Arsenal’s steady start to the season now looks very much spot on, after being put on the spot right from the first game of the season, an inexplicable opening day 3-4 big scalp suffered to the visiting Klopp Kop, that once again negatively framed the club’s image in the spotlight.
Matters were made even worse in that disappointing curtain raiser, with the double injuries sustained by Aaron Ramsey and Alex Iwobi, ultimately reducing the firepower of the side so early into the campaign. With the hamstring injury to Ramsey still keeping him out of the side after six weeks, it is refreshing to see Alex Iwobi back to fitness and form, basically picking up where he left off, having secured Arsenal’s first assist of the season in that Liverpool encounter.
Arsenal’s new no. 17 forced his way back into the first team shortly after regaining match fitness and has since built on his substitute appearance in the 2-1 home win over Southampton and now looks very much like that exciting youngster from last season who can do no wrong to warrant a drop out in his first full year, sparking memories of Jack Wilshere’ dream debut 2010/2011 season.
Early signs seem to indicate that his presence and intelligence in attacking areas is well utilised, alongside a well structured close control first touch, which is required in a demanding league and a club which places much significance in high technical proficiency.
At 20, Arsenal’s Academy product is now laying the sort of foundations Samir Nasri was also very much cementing, at that same age, representing a transitional maturity from potential to polished status at the end of teenage hood.
For a couple of years now, this crave for a young, skillful wide playmaker (preferably left sided) has dated way back to the exits of Robert Pires (& Alex Hleb) from the club but following Samir Nasri’s sparkling start to his Arsenal career, a sense of reassurance filled the Emirates with the ball at his feet, especially in his cracking third season.
The Frenchman epitomised the true meaning of steady progress, improving in skill and stature yearly, while also already a focal point of his national team’s attacking set-up. His goal against Porto summed up the level of potential his evasive style could get him to, and it initially seemed ludicrous to think he wanted to leave. However, players kept leaving, reality kicked in, Samir also chose a new club to earn a living and the rest isn’t really worth remembering.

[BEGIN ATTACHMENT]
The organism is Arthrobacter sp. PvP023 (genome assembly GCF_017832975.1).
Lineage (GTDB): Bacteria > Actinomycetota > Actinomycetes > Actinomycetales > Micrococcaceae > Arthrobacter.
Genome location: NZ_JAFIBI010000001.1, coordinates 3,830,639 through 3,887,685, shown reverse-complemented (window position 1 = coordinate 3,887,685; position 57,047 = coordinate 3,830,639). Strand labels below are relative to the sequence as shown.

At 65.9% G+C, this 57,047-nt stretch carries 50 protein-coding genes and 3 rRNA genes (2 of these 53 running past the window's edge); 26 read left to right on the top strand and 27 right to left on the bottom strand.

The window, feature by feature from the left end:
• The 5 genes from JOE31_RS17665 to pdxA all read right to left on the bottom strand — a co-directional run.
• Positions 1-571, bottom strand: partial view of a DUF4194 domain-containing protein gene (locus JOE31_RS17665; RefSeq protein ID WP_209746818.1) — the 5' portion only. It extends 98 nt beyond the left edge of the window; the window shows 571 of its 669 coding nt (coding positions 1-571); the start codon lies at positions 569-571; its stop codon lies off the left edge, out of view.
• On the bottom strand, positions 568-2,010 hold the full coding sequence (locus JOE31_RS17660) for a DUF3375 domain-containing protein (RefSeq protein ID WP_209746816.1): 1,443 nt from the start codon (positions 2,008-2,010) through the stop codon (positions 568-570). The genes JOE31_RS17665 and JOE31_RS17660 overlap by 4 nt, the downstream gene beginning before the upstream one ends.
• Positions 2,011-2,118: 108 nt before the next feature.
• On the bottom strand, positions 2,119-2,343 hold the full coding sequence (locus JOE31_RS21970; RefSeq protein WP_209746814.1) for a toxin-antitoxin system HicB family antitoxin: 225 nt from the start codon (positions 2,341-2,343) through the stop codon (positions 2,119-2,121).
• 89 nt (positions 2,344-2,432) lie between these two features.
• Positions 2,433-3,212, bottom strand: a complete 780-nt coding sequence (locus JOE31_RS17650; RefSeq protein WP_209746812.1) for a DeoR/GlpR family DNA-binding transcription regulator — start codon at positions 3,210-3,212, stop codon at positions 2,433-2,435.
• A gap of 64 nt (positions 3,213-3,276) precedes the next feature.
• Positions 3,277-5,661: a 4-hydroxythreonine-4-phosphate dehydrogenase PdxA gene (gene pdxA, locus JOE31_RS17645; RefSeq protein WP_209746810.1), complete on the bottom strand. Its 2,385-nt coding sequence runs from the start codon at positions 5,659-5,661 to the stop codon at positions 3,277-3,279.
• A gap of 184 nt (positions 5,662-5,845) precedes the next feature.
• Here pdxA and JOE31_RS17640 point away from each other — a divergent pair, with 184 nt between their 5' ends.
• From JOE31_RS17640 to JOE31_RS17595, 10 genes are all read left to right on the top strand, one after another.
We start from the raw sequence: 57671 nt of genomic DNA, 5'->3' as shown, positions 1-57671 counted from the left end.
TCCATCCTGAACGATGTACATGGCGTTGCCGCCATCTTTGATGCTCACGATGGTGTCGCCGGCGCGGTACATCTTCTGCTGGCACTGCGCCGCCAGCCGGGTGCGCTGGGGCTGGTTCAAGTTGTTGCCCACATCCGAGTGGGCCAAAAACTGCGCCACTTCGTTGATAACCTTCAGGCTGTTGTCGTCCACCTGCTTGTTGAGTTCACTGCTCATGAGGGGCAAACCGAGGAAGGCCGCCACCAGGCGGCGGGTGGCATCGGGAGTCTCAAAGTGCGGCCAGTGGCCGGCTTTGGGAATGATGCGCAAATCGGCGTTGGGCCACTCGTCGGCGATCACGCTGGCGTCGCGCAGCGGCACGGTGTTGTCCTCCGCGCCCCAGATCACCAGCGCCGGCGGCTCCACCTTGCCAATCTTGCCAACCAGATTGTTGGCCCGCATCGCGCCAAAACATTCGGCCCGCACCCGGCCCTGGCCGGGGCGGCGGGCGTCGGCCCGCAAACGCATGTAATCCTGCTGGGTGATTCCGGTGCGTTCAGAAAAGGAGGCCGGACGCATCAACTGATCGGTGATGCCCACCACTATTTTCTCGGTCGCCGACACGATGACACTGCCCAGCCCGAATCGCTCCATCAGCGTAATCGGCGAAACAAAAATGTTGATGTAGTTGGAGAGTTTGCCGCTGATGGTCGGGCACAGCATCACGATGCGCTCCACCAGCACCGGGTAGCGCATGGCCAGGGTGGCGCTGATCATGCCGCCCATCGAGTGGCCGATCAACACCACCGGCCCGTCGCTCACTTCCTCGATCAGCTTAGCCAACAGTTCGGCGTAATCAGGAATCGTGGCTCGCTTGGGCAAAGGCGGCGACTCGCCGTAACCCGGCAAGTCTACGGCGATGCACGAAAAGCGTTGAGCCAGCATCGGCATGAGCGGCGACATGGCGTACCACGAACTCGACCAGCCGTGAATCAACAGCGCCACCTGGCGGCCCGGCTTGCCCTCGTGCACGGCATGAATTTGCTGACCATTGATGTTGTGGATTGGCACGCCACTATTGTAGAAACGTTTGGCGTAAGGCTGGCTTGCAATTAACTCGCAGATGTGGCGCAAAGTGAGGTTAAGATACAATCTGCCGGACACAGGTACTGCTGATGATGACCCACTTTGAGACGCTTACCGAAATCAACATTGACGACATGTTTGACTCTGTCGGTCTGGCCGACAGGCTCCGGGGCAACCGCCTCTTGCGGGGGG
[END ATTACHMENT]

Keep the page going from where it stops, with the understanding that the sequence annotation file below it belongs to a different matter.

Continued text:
Five years on from Arsenal’s ex no. 8 £25m move to Manchester City and we are almost re-living the Nasri years, as Iwobi continues to step up to the plate with dynamism and a passionate desire to do well for the football club, having the added company of more familiar citizens (English) and prime, premium top dollar quality to combine with, led by Mesut Ozil and Alexis Sanchez, who look likely to still hang around beyond Iwobi’s own potentially cracking third season.
Like Nasri, Iwobi opens it up and needs no introduction to ghost into space himself. Late runs into the box are always great to watch when attacking personnel are on the same wavelength and its great to see Bellerin also combining with Iwobi’s counterpart, Theo, who registered Arsenal’s first goal of the season, thanks to the aforementioned set-up from his fellow attacker.
Granted, it is always advised to stay cautious with Arsenal prodigies, what with Serge Gnabry, Ryo Miyaichi all expected to hit it big, on the promise of their early rave reviews. However, Iwobi’s progress looks genuine for different reasons, not least being the fact that he always wants to take responsibility, often combining excellently with his more experienced teammates, and not fazed by the occasions that have seen him star at Nou Camp.
Days are still way too early for conclusions, especially for a side like Arsenal, but it’s difficult not too get the buzz of blitz in Arsenal’s attacking third, considering the fact that Alexis Iwobi looks well assured and settled in this new look Arsenal attack.
The Nigerian International is however nowhere near being the finished article and would need much convincing in his own country and the African continent as a whole, who are still craving for a second coming of his legendary Uncle, Jay-Jay Okocha. He’s got the time to dare to aspire for half of a similar career, as well as his dedication to the game of football’s increasing defensive approach, which will only get more demanding as the game of football keeps evolving.
He’s got the build and the foundation craved for, by lots of modern day attackers so holds his own future in his hands. It is then Perhaps refreshing to watch him already ahead of his present age and peers.